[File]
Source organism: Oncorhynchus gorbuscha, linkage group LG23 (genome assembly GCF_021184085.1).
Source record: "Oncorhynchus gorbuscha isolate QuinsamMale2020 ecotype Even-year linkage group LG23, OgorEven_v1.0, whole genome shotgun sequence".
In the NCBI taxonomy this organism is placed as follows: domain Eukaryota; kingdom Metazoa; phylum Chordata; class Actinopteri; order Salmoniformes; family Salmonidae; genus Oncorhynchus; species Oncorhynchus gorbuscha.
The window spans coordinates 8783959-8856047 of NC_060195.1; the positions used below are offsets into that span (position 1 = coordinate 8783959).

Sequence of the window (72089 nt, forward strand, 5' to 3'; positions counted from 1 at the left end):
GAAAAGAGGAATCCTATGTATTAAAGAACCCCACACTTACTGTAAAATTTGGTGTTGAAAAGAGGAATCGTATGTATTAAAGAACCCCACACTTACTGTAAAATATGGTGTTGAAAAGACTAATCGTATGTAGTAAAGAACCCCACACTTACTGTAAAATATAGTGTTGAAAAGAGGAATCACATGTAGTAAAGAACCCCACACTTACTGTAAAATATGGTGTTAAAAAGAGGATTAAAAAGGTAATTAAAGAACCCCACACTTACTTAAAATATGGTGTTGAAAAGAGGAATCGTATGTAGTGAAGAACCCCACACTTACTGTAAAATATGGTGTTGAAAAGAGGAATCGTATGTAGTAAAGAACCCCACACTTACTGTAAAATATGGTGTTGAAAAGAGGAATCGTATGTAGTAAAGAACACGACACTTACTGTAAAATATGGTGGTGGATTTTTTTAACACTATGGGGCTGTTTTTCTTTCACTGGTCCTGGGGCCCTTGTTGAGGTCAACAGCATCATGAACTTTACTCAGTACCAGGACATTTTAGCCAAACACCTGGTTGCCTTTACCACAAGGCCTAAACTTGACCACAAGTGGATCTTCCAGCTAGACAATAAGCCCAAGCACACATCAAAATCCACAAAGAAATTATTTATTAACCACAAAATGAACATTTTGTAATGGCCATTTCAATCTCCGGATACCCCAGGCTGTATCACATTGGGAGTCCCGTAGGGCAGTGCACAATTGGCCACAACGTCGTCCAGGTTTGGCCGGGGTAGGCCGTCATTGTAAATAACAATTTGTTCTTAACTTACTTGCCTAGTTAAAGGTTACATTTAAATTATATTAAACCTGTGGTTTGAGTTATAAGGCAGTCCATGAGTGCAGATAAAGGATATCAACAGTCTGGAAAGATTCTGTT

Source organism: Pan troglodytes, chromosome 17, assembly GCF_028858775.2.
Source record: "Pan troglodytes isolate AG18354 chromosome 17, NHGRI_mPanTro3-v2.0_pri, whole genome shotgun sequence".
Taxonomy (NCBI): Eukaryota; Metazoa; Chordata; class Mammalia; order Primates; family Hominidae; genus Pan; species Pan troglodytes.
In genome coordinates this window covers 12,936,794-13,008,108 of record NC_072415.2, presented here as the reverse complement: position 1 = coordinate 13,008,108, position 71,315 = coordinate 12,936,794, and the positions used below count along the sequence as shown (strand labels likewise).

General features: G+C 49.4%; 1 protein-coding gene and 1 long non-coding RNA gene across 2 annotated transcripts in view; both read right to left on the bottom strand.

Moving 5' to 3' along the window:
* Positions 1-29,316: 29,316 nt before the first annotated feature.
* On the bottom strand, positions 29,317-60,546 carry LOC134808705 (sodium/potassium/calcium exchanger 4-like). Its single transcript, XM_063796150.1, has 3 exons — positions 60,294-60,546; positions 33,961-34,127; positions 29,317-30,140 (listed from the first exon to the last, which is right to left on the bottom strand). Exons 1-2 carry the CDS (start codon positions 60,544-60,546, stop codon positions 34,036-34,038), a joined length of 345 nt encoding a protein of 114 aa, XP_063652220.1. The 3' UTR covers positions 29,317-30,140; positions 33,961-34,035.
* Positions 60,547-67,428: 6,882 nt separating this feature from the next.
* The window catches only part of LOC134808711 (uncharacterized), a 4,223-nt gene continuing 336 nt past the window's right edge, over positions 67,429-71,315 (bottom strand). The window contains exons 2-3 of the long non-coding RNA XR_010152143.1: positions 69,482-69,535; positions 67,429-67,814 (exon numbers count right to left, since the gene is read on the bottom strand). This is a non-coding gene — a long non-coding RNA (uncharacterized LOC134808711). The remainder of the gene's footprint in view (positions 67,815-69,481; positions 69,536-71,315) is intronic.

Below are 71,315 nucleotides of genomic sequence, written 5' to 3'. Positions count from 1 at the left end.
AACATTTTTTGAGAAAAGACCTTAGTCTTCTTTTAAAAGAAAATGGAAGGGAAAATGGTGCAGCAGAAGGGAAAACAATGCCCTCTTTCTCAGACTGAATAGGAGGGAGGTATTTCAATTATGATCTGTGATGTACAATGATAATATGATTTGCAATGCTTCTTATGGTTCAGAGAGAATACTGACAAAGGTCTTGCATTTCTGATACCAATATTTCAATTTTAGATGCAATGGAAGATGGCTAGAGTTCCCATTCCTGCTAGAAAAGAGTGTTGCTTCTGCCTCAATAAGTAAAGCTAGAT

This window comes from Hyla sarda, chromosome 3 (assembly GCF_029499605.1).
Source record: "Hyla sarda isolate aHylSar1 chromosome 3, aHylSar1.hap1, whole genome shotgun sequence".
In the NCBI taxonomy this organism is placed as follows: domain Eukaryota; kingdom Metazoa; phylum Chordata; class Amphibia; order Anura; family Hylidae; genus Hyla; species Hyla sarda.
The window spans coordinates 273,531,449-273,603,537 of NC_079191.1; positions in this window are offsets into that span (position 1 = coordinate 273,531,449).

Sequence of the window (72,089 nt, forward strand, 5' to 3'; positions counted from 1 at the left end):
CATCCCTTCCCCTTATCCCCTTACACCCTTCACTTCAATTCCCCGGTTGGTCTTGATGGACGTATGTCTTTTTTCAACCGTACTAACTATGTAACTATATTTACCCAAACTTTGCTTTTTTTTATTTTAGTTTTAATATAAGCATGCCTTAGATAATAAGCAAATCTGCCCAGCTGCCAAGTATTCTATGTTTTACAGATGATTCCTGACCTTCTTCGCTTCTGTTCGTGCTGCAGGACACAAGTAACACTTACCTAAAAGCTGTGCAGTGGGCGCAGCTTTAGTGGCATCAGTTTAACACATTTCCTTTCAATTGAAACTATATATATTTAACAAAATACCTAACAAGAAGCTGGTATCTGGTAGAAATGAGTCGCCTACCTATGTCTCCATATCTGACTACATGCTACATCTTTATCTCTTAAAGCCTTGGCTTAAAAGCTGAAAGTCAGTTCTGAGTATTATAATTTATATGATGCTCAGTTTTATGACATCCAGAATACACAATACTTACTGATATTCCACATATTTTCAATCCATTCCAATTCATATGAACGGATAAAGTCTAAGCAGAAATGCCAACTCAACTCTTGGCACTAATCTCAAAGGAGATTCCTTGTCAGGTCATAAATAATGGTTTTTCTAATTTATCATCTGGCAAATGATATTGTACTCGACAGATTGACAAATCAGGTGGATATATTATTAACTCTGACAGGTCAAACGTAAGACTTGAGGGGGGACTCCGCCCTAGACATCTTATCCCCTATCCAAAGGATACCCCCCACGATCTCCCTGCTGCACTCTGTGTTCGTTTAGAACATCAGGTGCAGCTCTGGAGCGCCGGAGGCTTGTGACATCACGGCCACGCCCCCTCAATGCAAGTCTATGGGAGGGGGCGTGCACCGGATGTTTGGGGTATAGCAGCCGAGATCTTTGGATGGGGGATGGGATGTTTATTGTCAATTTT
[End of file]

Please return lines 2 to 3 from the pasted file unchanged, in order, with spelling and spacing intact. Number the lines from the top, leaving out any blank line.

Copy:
Source record: "Oncorhynchus gorbuscha isolate QuinsamMale2020 ecotype Even-year linkage group LG23, OgorEven_v1.0, whole genome shotgun sequence".
In the NCBI taxonomy this organism is placed as follows: domain Eukaryota; kingdom Metazoa; phylum Chordata; class Actinopteri; order Salmoniformes; family Salmonidae; genus Oncorhynchus; species Oncorhynchus gorbuscha.